- The areas where training was focussed continued to match reasonably closely to the areas where skills were being reported as being lost (as they had been in 2015 and 2014) – so these skills gaps (skills that existing staff needed but lacked) were being tackled by investment in training.
- Employers’ interest in the NVQ in Archaeological Practice appears to be declining, which may be related to the end of HLF funding to support candidates, but many respondents would consider taking on an Apprentice in Historic Environment Practice.
- One respondent commented that “We are predicting that post-ex specialists (particularly finds and pottery) might quickly prove a bottleneck on delivery. These people do not just drop out of a university course so we have to find innovative ways to train and retain.”
Forms of Contract
- Respondents typically use a range of Forms of Contract; ICE standard Forms are not used as often as contractors’ or clients’ own standard terms and conditions.
- Respondents considered that the economic climate for development would improve in the next year (2016-17), but they were less confident of improvement than they had been a year previously.
- Typically, they thought their heritage teams would grow, but were less confident of this than they had been in 2015.
- Respondents did not present a strong view on whether late payment of bills was a significant problem for their business; in 2014-15, this had been seen as more of a problem. The sector as a whole considered non-payment to not be a significant problem.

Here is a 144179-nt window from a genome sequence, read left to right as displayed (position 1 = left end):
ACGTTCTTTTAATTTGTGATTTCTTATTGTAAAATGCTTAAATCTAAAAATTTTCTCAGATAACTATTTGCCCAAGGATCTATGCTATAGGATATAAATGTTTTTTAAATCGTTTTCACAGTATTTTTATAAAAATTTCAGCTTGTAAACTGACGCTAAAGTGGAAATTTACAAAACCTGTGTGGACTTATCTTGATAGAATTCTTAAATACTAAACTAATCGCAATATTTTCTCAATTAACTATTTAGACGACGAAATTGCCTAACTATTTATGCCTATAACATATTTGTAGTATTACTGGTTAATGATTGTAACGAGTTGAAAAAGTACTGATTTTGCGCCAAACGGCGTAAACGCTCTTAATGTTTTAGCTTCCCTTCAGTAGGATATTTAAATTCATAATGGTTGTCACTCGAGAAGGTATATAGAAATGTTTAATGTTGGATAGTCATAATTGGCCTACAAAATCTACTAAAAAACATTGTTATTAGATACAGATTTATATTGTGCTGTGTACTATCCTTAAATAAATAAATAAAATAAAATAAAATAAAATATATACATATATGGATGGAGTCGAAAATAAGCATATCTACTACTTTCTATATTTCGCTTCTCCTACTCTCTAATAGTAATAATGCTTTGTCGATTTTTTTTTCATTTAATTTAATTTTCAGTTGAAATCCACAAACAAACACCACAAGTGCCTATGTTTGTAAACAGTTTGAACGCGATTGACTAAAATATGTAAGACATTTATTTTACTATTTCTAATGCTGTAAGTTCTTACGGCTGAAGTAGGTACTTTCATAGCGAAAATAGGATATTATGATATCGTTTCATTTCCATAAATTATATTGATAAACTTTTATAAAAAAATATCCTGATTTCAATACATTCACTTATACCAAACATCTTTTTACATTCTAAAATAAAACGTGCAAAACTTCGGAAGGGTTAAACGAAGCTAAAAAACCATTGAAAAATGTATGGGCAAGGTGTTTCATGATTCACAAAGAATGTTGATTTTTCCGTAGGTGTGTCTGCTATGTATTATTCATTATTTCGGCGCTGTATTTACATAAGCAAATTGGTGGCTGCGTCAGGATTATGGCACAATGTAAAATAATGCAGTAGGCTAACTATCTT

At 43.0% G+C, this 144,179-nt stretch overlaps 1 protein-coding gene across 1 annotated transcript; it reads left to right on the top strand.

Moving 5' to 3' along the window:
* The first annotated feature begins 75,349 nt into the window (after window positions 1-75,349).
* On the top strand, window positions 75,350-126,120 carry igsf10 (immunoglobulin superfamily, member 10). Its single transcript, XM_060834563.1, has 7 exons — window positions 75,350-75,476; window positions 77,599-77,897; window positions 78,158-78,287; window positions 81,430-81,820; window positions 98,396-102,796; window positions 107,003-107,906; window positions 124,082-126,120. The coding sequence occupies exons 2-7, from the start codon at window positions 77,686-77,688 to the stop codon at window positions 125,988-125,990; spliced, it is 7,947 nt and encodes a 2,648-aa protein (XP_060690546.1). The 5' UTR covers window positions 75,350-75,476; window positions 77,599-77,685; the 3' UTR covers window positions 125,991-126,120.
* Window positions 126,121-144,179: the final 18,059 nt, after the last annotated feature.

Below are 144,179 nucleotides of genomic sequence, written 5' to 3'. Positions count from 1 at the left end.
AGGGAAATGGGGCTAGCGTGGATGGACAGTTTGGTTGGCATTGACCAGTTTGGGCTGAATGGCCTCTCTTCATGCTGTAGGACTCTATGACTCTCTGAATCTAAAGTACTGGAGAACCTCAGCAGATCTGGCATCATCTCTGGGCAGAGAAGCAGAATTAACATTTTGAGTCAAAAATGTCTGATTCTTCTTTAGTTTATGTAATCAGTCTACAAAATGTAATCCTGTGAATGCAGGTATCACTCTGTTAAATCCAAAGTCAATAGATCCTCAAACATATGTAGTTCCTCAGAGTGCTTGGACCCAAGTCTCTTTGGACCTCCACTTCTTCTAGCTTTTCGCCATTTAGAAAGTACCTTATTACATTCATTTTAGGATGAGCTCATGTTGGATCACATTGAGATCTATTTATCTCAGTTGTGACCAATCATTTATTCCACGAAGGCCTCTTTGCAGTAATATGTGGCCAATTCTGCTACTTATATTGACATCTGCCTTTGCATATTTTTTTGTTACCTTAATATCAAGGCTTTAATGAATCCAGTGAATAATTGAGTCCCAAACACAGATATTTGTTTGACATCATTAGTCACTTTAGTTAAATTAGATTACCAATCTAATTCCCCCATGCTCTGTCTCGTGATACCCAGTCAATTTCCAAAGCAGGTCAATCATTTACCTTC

- Respondents were unsure about, the assertion that “current national planning policy frameworks are making it easier to justify heritage work and revenue levels”; equally, they were unsure about the statement that “current national planning policy frameworks weaken the case for heritage work and revenue levels”. Sentiment in both cases had become more negative since 2015.
- They agreed that a shortage of heritage staff in local planning authorities was a major constraint on heritage projects (which could affect income generation), and this feeling has increased since 2015 (when it had also increased on the year before).
- Response levels were good. In terms of absolute responses, there was an increase on 2015, although the survey population of organisations had increased, and so there was actually a decline in the percentage of organisations providing data (56% declining from 60% in 2015).
This study will continue to be repeated annually, with the next survey taking place in early summer 2017. It will collect data from the end of the previous financial years on a cyclical basis until 2017-18 when it is intended that this will form part of the quinquennial Profiling the Profession project which gathers comparable data from the entire archaeological profession in the UK.